New research from the International Institute for Integrative Sleep Medicine at the University of Tsukuba has uncovered a pathway that may lead to new therapeutics to relieve insomnia. A new study done in mice suggests that small molecules that allosterically modulate adenosine A2A receptors (A2ARs) could potentially act to help people with insomnia to fall asleep.
There is a myriad of reasons that people do not get the amount of sleep that they should: stress, anxiety, psychiatric and medical conditions, unhealthy sleep-related habits, substances, and/or certain biological factors. Insomnia, or having difficulty falling asleep or staying asleep, even when a person has the chance to do so, affects roughly 10% to 15% of the general population and 30% to 60% in the older population.
“We believe that allosteric modulators of A2A receptors may help people with sleep problems to fall asleep” says Mustafa Korkutata, the first author of the paper and a doctoral student at the Univeristy of Tsukuba.
Adenosine has long been known to induce sleep via adenosine receptors. Although adenosine A2A receptor agonists strongly induce sleep, they can have strong adverse effects, namely cardiovascular effects, that preclude their use as a viable treatment option for sleep disorders. Enhancing endogenous A2AR signaling, however, could serve as an alternative strategy for treating insomnia, because adenosine levels in the brain accumulate during wakefulness. A new paper titled “Enhancing endogenous adenosine A2A receptor signaling induces slow-wave sleep without affecting body temperature and cardiovascular function” published in the journal Neuropharmacology finds that enhancing endogenous signaling of adenosine A2A receptors may be an alternative strategy for treating insomnia.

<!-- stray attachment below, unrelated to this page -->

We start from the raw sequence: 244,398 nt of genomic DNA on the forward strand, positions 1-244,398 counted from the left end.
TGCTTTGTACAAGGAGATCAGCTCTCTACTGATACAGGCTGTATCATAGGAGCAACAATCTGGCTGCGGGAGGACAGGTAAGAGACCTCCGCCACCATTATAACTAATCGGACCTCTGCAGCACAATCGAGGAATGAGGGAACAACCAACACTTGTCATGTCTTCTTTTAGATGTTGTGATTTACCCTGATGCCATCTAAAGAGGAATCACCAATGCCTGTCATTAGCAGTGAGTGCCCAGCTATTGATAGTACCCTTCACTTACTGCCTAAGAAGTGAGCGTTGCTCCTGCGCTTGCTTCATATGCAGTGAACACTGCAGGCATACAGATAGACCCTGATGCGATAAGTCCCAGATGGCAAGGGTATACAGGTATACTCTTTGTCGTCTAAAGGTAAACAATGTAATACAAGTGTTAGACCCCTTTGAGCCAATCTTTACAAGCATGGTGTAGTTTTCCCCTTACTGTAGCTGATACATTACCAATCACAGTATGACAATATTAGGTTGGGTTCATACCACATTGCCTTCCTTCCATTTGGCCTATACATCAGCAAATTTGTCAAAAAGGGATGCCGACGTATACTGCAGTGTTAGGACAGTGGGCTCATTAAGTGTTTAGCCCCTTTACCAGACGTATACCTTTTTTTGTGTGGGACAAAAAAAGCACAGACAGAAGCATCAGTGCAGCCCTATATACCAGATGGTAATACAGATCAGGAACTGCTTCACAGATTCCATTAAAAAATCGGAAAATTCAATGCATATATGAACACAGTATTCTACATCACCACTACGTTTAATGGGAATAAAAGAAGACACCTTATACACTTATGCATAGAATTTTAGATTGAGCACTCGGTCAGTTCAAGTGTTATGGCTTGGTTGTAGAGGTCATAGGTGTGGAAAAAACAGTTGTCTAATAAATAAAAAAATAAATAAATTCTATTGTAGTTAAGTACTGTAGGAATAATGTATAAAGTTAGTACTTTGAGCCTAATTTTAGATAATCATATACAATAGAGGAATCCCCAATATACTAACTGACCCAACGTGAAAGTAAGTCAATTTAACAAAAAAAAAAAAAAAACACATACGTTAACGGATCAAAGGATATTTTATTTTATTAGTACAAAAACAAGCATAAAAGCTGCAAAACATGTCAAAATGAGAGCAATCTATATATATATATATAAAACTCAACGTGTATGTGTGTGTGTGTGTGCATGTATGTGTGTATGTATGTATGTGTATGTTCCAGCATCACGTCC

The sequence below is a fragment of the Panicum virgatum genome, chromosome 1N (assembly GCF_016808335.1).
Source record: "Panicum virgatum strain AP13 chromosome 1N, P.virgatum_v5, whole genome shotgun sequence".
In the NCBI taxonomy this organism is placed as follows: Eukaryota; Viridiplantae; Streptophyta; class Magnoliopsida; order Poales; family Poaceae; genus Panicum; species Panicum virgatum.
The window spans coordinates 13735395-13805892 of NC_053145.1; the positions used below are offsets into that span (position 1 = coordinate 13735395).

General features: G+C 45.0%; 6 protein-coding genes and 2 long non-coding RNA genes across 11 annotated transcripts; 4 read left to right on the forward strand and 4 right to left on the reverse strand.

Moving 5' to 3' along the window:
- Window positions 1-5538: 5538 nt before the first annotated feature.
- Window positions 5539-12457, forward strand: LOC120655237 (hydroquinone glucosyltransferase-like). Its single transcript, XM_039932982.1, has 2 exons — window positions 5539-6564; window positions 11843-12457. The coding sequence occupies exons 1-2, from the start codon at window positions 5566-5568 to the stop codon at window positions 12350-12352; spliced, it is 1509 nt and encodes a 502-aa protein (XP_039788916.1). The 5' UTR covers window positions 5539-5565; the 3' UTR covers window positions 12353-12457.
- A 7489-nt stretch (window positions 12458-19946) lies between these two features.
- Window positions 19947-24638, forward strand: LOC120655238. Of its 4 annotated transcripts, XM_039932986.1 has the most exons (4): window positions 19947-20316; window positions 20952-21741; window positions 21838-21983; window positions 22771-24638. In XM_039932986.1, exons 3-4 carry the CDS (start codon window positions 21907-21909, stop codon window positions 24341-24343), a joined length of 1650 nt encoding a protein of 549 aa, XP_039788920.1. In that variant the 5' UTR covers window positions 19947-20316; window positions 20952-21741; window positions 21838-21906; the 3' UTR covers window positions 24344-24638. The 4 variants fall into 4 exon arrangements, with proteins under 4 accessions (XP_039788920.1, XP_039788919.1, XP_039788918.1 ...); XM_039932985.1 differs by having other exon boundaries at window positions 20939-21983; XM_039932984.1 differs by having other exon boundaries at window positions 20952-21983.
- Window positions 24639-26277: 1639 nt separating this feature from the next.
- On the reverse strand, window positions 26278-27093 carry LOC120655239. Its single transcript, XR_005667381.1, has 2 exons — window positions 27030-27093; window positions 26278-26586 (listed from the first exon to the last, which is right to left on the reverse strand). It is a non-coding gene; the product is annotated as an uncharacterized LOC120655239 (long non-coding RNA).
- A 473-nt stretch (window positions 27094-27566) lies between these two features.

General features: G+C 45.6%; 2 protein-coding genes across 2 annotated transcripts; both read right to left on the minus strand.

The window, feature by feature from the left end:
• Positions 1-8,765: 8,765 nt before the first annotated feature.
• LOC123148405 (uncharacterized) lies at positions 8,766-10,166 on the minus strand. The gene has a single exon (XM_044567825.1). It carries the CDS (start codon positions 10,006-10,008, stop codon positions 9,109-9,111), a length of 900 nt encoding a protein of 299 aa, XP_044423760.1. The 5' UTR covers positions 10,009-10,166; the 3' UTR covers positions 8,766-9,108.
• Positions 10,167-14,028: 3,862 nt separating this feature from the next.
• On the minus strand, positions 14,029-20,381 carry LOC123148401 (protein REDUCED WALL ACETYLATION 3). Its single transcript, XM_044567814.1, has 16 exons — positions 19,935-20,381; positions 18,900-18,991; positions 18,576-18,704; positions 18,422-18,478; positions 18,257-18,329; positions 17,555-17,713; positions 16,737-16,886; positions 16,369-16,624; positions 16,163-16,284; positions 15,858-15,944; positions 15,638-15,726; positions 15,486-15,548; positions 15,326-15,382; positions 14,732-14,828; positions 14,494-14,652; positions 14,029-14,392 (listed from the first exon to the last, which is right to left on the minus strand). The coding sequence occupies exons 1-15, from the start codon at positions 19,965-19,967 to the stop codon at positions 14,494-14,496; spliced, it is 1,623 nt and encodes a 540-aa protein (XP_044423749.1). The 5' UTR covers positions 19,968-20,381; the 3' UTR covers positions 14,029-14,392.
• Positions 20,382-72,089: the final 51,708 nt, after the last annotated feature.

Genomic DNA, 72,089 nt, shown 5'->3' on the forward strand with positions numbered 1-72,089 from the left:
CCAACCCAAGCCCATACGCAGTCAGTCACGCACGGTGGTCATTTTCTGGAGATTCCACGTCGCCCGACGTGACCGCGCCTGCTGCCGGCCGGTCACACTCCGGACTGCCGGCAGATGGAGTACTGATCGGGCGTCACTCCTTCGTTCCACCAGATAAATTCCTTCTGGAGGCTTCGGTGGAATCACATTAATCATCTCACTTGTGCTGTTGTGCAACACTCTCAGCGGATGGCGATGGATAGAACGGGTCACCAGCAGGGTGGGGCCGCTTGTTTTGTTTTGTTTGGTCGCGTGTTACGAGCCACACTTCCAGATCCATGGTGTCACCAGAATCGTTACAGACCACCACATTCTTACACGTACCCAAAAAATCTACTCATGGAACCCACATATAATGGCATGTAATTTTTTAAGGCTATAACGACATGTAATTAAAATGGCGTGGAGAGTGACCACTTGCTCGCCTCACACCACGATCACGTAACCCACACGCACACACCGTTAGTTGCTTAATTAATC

The researchers identified the first positive allosteric modulator for adenosine A2A receptors, known as A2AR PAM-1. In addition, they demonstrated that enhancing A2A receptor signaling induces sleep that is indistinguishable from the major component of natural sleep, known as slow-wave sleep (SWS), characterized by slow and high-voltage brain waves, without affecting cardiovascular function. The A2AR PAM-1 promoted the SWS in a dose-dependent manner in mice.
The authors state that “3,4-difluoro-2-((2-fluoro-4-iodophenyl)amino) benzoic acid, denoted A2AR positive allosteric modulator (PAM)-1, enhanced adenosine signaling at the A2AR and induced slow wave sleep (SWS) without affecting body temperature in wild-type male mice after intraperitoneal administration, whereas the SWS-inducing effect of this benzoic acid derivative was abolished in A2AR KO mice.” In addition, they note that “in contrast to the A2AR agonist CGS 21680, the A2AR PAM-1 did not affect blood pressure or heart rate. These findings indicate that enhancing A2AR signaling promotes SWS without cardiovascular effects.”
Tsuyoshi Saitoh, Ph.D., a lead author on the paper and assistant professor at the University of Tsukuba, explains that “many obstacles remain to be overcome in generating a novel drug for the treatment of insomnia in humans, but we believe that our discovery will unlock the development of the next-generation sleeping pill.”
In a 2005 National Sleep Foundation (NSF) poll, more than half of people reported at least one symptom of insomnia (difficulty falling asleep, waking up a lot during the night, waking up too early and not being able to get back to sleep, or waking up feeling un-refreshed) at least a few nights per week within the past year.
The most widely prescribed agents for the treatment of insomnia are benzodiazepines and non-benzodiazepines, which are central nervous system depressants that enhance signaling of the major inhibitory neurotransmitter in the nervous system, γ-aminobutyric acid (GABA.) These medications, however, are plagued by a wide range of adverse effects, including muscle relaxation, rebound insomnia, changes in appetite, next-day sedation, cognitive impairment, amnesic effects, and development of drug tolerance and dependence. With limited treatments, novel ways to alleviate insomnia are an important advance for the millions of people who suffer from insomnia.